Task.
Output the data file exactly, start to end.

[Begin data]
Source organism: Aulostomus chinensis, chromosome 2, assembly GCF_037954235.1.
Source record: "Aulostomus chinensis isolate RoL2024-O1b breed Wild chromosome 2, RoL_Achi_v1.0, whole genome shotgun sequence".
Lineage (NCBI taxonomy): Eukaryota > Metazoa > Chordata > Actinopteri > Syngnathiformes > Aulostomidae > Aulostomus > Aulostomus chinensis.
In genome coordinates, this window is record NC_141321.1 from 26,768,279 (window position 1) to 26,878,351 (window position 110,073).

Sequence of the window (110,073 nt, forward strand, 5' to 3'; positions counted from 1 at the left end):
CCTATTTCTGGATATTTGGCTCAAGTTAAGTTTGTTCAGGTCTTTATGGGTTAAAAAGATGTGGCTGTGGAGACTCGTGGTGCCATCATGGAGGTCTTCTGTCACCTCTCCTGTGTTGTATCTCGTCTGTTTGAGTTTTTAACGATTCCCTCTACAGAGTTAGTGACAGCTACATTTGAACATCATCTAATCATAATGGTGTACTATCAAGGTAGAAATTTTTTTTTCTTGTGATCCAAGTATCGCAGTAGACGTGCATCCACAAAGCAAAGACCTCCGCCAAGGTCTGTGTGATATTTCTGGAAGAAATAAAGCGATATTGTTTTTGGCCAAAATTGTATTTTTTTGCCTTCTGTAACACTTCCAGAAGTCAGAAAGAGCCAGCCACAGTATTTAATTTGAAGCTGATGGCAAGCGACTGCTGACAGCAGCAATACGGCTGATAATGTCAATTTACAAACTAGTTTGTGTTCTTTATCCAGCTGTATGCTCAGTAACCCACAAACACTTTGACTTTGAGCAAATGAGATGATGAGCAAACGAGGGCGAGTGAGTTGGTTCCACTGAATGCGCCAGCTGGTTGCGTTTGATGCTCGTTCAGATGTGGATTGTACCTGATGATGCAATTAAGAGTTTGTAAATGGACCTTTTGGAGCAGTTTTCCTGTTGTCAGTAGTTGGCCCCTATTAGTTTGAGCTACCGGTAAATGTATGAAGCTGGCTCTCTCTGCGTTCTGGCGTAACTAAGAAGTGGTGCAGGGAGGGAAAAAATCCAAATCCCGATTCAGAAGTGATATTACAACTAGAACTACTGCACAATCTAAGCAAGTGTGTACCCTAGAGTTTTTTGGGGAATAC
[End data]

Source organism: Aulostomus chinensis, chromosome 2, assembly GCF_037954235.1.
Source record: "Aulostomus chinensis isolate RoL2024-O1b breed Wild chromosome 2, RoL_Achi_v1.0, whole genome shotgun sequence".
Lineage (NCBI taxonomy): Eukaryota > Metazoa > Chordata > Actinopteri > Syngnathiformes > Aulostomidae > Aulostomus > Aulostomus chinensis.
In genome coordinates, this window is record NC_141321.1 from 26,768,279 (window position 1) to 26,878,351 (window position 110,073).

Sequence of the window (110,073 nt, forward strand, 5' to 3'; positions counted from 1 at the left end):
CCTATTTCTGGATATTTGGCTCAAGTTAAGTTTGTTCAGGTCTTTATGGGTTAAAAAGATGTGGCTGTGGAGACTCGTGGTGCCATCATGGAGGTCTTCTGTCACCTCTCCTGTGTTGTATCTCGTCTGTTTGAGTTTTTAACGATTCCCTCTACAGAGTTAGTGACAGCTACATTTGAACATCATCTAATCATAATGGTGTACTATCAAGGTAGAAATTTTTTTTTCTTGTGATCCAAGTATCGCAGTAGACGTGCATCCACAAAGCAAAGACCTCCGCCAAGGTCTGTGTGATATTTCTGGAAGAAATAAAGCGATATTGTTTTTGGCCAAAATTGTATTTTTTTGCCTTCTGTAACACTTCCAGAAGTCAGAAAGAGCCAGCCACAGTATTTAATTTGAAGCTGATGGCAAGCGACTGCTGACAGCAGCAATACGGCTGATAATGTCAATTTACAAACTAGTTTGTGTTCTTTATCCAGCTGTATGCTCAGTAACCCACAAACACTTTGACTTTGAGCAAATGAGATGATGAGCAAACGAGGGCGAGTGAGTTGGTTCCACTGAATGCGCCAGCTGGTTGCGTTTGATGCTCGTTCAGATGTGGATTGTACCTGATGATGCAATTAAGAGTTTGTAAATGGACCTTTTGGAGCAGTTTTCCTGTTGTCAGTAGTTGGCCCCTATTAGTTTGAGCTACCGGTAAATGTATGAAGCTGGCTCTCTCTGCGTTCTGGCGTAACTAAGAAGTGGTGCAGGGAGGGAAAAAATCCAAATCCCGATTCAGAAGTGATATTACAACTAGAACTACTGCACAATCTAAGCAAGTGTGTACCCTAGAGTTTTTTGGGGAATAC